Darryl Strawberry still considers baseball "a big, important part of my life," but now it serves a different purpose.
The sport and his long, eventful history in it provides a platform for his religious preaching and teaching, both in person — a mission curtailed by COVID-19 restrictions — and most recently in book form.
"Turn Your Season Around," due out on Tuesday, is his latest effort, wherein he primarily speaks in detail about, as the cover reads, "How God Transforms Your Life."
But the structure of the book itself, as well as the themes in each segment, are introduced with the use of baseball examples.
That serves not only to impart lessons but to grab the attention of readers who might otherwise tune out the religious message.
Strawberry knows it is a "challenging book." The baseball parts smooth the process.
"There was one point in time when people were cheering me on for home runs," he said in a phone interview. "Now being in ministry and being an evangelist, here it is. I get the chance to win souls and win people to God so their life can be changed."
Strawberry, 58, had a history of substance abuse, womanizing and other vices in his 17 major-league seasons from 1983-99, including eight with the Mets and five with the Yankees, during which he hit 335 home runs and his teams won four World Series.
But he long since has cleaned up his act and tried to help others do the same — or avoid trouble in the first place.
He said he "was called" to do another book a decade after his autobiography, "Straw."
"This probably will be the best book I’ve ever written," he said, "because it really speaks about my life and who I am and all the things I went through and how I was able to walk through them and walk through with my faith in God."
There is a poignant segment in which he appreciates in retrospect the way his late former teammate Gary Carter conducted himself, and about Carter’s religious faith.
"He had a tremendous impact on my life, and Mookie [Wilson], too," Strawberry said. "Those two guys just lived a different way, and they never judged anybody, never pointed fingers at anybody or said anything negative or bad about anybody, and I just respected that."
Other 1980s-era Mets were less well behaved in that era, and some have continued to deal with legal and/or substance problems, including pitcher Dwight Gooden.
In 2016, Strawberry expressed concern over Gooden’s well-being, saying: "Doc is in a bad situation in his life with addiction. I’ve been there. I’ve gotten out of it. He can get out of it, too, if he allows people to help him."
At the time, Gooden called Strawberry’s assertion "totally false." But in 2019, Gooden was arrested for driving under the influence in New Jersey.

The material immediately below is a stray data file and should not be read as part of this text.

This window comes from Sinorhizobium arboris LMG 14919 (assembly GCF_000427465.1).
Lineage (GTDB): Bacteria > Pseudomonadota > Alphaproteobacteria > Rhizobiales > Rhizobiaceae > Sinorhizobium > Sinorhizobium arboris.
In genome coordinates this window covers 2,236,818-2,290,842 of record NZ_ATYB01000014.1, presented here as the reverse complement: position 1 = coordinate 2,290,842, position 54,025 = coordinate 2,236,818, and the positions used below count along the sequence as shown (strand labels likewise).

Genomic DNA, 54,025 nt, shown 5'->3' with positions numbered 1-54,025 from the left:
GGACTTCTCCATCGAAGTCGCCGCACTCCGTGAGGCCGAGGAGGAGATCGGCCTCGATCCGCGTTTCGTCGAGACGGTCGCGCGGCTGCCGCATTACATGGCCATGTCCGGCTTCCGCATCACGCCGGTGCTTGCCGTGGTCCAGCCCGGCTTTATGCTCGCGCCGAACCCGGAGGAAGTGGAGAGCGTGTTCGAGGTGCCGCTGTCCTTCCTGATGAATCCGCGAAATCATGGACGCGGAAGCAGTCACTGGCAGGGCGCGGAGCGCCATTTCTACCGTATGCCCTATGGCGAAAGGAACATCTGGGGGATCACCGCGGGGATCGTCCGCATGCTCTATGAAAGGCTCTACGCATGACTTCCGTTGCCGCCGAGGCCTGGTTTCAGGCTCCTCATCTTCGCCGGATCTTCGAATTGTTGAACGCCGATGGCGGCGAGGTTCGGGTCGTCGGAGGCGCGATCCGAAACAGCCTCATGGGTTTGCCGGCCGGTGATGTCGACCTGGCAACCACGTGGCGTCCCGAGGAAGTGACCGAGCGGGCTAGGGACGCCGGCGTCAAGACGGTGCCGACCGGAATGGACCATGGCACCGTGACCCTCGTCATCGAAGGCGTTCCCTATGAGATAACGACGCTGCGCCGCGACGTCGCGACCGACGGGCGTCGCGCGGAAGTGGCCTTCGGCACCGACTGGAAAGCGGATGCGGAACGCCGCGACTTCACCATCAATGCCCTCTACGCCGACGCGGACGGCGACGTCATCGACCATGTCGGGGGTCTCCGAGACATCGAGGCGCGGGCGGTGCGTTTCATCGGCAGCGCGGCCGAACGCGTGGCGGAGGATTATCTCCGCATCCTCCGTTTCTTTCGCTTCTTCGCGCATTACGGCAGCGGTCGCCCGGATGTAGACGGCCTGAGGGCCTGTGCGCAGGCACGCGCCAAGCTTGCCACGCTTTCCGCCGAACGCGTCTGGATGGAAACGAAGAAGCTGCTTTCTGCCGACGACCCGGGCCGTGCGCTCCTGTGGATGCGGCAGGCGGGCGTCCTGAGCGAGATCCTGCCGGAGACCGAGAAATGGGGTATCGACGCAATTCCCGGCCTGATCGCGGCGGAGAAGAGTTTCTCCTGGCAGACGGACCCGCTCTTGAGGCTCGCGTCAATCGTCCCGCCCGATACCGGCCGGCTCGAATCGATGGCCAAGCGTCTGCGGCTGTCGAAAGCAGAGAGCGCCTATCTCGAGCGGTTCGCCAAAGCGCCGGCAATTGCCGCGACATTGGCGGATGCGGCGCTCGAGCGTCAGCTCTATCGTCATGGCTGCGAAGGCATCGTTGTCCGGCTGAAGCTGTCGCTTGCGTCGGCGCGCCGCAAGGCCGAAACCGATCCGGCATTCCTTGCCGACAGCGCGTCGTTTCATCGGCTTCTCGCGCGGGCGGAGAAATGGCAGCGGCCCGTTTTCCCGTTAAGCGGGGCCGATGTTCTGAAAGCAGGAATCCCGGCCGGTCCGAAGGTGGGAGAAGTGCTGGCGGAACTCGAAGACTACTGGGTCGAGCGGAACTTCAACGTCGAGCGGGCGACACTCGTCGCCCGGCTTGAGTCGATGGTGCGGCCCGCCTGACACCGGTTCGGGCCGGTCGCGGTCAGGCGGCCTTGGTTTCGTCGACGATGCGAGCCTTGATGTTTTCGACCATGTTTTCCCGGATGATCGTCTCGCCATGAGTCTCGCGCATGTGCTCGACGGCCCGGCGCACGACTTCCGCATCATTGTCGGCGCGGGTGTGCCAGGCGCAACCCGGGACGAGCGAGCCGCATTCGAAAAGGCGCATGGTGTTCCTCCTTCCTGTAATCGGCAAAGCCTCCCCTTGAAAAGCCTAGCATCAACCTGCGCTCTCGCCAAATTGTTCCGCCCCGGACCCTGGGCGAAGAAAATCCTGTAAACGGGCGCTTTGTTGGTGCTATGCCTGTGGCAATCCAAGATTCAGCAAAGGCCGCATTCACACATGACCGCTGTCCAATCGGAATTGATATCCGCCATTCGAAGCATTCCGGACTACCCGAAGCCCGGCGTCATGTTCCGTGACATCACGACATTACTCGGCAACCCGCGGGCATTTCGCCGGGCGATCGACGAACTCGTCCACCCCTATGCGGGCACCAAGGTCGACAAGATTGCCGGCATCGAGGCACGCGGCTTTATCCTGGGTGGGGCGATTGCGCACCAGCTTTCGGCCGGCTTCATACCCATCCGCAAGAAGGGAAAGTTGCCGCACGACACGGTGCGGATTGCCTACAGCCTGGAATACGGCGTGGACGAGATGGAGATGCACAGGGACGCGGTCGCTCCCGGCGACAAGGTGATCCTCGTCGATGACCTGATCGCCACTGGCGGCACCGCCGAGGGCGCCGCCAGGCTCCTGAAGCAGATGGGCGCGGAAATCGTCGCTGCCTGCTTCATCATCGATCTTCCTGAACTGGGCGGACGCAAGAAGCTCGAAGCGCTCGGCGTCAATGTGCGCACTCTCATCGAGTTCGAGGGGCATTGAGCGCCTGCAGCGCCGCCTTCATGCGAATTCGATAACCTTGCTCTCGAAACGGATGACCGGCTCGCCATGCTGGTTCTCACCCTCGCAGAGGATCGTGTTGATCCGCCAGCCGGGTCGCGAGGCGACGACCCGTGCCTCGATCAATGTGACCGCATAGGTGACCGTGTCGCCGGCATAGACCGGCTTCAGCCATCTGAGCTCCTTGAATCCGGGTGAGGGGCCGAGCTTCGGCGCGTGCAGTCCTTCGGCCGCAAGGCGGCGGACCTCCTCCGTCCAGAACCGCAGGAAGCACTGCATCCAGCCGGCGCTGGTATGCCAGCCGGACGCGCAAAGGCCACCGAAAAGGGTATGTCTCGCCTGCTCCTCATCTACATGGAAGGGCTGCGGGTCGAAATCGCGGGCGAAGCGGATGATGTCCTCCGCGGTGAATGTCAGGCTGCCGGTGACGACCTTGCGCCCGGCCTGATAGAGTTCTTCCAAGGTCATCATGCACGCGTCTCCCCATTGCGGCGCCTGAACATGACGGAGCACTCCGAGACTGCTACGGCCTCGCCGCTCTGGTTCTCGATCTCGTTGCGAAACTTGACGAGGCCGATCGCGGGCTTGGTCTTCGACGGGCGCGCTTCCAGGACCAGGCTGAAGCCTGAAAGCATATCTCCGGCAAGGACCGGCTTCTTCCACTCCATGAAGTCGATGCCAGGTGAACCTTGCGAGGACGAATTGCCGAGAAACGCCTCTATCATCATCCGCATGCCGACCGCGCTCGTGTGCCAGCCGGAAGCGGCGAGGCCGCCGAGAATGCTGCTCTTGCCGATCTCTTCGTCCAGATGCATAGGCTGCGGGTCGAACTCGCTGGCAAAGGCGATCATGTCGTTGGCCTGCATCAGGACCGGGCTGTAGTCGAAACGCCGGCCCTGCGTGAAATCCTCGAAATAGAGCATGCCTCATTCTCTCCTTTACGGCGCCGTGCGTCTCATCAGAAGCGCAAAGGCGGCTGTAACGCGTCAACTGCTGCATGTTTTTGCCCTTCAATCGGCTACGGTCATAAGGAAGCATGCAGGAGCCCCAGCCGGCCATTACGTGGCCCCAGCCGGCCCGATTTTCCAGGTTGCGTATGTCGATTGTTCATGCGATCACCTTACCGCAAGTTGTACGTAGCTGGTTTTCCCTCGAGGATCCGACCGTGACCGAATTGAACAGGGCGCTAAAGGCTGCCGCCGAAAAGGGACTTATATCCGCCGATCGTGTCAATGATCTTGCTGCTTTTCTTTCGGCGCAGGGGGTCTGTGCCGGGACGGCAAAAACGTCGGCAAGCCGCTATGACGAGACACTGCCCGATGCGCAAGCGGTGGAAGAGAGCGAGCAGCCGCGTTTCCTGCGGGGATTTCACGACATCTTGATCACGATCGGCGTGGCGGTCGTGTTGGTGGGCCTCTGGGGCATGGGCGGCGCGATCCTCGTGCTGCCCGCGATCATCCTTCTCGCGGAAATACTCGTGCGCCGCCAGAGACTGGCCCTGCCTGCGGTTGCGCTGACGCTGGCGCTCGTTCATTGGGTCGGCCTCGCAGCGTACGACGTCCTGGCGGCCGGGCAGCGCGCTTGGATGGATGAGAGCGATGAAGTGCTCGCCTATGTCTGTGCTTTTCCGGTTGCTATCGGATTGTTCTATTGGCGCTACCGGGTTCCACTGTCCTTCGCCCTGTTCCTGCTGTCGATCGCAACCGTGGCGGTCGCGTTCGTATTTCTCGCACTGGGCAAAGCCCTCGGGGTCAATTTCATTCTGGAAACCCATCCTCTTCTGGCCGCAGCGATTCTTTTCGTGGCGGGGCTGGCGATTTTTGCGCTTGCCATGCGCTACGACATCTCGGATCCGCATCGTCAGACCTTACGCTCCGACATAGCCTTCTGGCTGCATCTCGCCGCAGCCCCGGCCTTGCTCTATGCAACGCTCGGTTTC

Asked about his current relationship with Gooden, Strawberry said: "We’re friends. I’m always going to be a friend. I’m always going to be a fan. I’m always pulling for him, just like he’s pulling for me.
"I think a lot of times, people want to make bad blood out of it. There’s no bad blood with me. That’s not who I am today, and people really need to get over that part of trying to bring, ‘Well, you said this, and he said that.’
"If I said some things that may hurt, I’m sorry for that. But I always want to be a person to try to be helpful and not see a tragedy in a friend’s life. I know tragedies happen in people’s lives. I’ve been down the road that he’s been going through, and I know how hard that is."
Strawberry, who lives near St. Louis, said he and Gooden often text one another on major holidays, most recently with New Year’s greetings.
When asked about Gooden’s "struggles," Strawberry said such things can be overcome "when you change your life, change the corners you’re turning from and go in a different direction. It doesn’t have to be always a struggle."
That is a central message of his book.
"It’s like a baseball player having a first half of a season that’s not so good," he said. "You have to remember inside yourself you have a whole second half, another 82 ballgames to go before you turn your season around. That’s the same thing in life."
He added: "I’m no better than anybody else. I just made a better decision to do something different with my life. I had examples of two guys who I saw in Carter and Wilson. I knew there was something different about them, and when I understood that you can live that way, that’s what happened to me after I took the baseball uniform off."